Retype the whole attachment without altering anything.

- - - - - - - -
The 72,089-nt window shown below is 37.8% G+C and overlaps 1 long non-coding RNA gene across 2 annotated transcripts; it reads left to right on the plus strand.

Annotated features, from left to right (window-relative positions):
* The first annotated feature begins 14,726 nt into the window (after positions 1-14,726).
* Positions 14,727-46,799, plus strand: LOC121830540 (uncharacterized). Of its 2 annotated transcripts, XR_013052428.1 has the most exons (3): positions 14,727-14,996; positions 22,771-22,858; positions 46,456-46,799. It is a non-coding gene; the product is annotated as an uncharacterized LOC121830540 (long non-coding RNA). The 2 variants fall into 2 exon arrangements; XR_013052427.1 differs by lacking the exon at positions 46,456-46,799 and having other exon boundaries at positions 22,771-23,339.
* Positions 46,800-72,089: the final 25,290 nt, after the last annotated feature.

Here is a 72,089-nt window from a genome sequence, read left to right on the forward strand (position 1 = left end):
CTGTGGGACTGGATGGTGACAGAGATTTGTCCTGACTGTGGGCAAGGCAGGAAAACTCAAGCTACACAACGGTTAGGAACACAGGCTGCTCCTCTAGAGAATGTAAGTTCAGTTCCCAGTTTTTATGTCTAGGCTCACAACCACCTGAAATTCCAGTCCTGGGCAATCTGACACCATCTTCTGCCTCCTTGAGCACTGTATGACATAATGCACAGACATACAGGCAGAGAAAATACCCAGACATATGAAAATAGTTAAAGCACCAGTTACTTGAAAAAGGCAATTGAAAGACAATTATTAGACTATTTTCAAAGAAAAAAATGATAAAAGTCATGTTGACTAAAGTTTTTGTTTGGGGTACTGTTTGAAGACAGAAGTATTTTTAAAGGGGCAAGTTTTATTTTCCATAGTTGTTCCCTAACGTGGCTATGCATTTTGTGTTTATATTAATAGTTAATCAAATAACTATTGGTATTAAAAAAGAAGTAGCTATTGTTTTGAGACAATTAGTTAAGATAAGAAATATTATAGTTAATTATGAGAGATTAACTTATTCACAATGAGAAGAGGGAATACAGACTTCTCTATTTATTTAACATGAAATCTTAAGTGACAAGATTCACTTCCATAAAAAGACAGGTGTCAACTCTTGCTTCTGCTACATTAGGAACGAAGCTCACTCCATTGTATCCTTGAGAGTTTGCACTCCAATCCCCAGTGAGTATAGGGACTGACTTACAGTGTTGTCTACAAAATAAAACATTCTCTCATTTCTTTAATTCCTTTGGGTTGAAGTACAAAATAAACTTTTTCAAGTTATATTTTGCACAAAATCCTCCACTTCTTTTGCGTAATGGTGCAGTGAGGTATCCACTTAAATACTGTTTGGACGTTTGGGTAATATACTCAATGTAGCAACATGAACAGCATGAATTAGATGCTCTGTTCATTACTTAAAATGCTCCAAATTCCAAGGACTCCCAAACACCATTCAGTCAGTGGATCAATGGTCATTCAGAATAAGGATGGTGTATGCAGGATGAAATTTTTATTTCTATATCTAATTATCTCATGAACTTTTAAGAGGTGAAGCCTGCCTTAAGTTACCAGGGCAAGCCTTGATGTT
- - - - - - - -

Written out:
The 72,089-nt window shown below is 37.8% G+C and overlaps 1 long non-coding RNA gene across 2 annotated transcripts; it reads left to right on the plus strand.

Annotated features, from left to right (window-relative positions):
* The first annotated feature begins 14,726 nt into the window (after positions 1-14,726).
* Positions 14,727-46,799, plus strand: LOC121830540 (uncharacterized). Of its 2 annotated transcripts, XR_013052428.1 has the most exons (3): positions 14,727-14,996; positions 22,771-22,858; positions 46,456-46,799. It is a non-coding gene; the product is annotated as an uncharacterized LOC121830540 (long non-coding RNA). The 2 variants fall into 2 exon arrangements; XR_013052427.1 differs by lacking the exon at positions 46,456-46,799 and having other exon boundaries at positions 22,771-23,339.
* Positions 46,800-72,089: the final 25,290 nt, after the last annotated feature.

Here is a 72,089-nt window from a genome sequence, read left to right on the forward strand (position 1 = left end):
CTGTGGGACTGGATGGTGACAGAGATTTGTCCTGACTGTGGGCAAGGCAGGAAAACTCAAGCTACACAACGGTTAGGAACACAGGCTGCTCCTCTAGAGAATGTAAGTTCAGTTCCCAGTTTTTATGTCTAGGCTCACAACCACCTGAAATTCCAGTCCTGGGCAATCTGACACCATCTTCTGCCTCCTTGAGCACTGTATGACATAATGCACAGACATACAGGCAGAGAAAATACCCAGACATATGAAAATAGTTAAAGCACCAGTTACTTGAAAAAGGCAATTGAAAGACAATTATTAGACTATTTTCAAAGAAAAAAATGATAAAAGTCATGTTGACTAAAGTTTTTGTTTGGGGTACTGTTTGAAGACAGAAGTATTTTTAAAGGGGCAAGTTTTATTTTCCATAGTTGTTCCCTAACGTGGCTATGCATTTTGTGTTTATATTAATAGTTAATCAAATAACTATTGGTATTAAAAAAGAAGTAGCTATTGTTTTGAGACAATTAGTTAAGATAAGAAATATTATAGTTAATTATGAGAGATTAACTTATTCACAATGAGAAGAGGGAATACAGACTTCTCTATTTATTTAACATGAAATCTTAAGTGACAAGATTCACTTCCATAAAAAGACAGGTGTCAACTCTTGCTTCTGCTACATTAGGAACGAAGCTCACTCCATTGTATCCTTGAGAGTTTGCACTCCAATCCCCAGTGAGTATAGGGACTGACTTACAGTGTTGTCTACAAAATAAAACATTCTCTCATTTCTTTAATTCCTTTGGGTTGAAGTACAAAATAAACTTTTTCAAGTTATATTTTGCACAAAATCCTCCACTTCTTTTGCGTAATGGTGCAGTGAGGTATCCACTTAAATACTGTTTGGACGTTTGGGTAATATACTCAATGTAGCAACATGAACAGCATGAATTAGATGCTCTGTTCATTACTTAAAATGCTCCAAATTCCAAGGACTCCCAAACACCATTCAGTCAGTGGATCAATGGTCATTCAGAATAAGGATGGTGTATGCAGGATGAAATTTTTATTTCTATATCTAATTATCTCATGAACTTTTAAGAGGTGAAGCCTGCCTTAAGTTACCAGGGCAAGCCTTGATGTT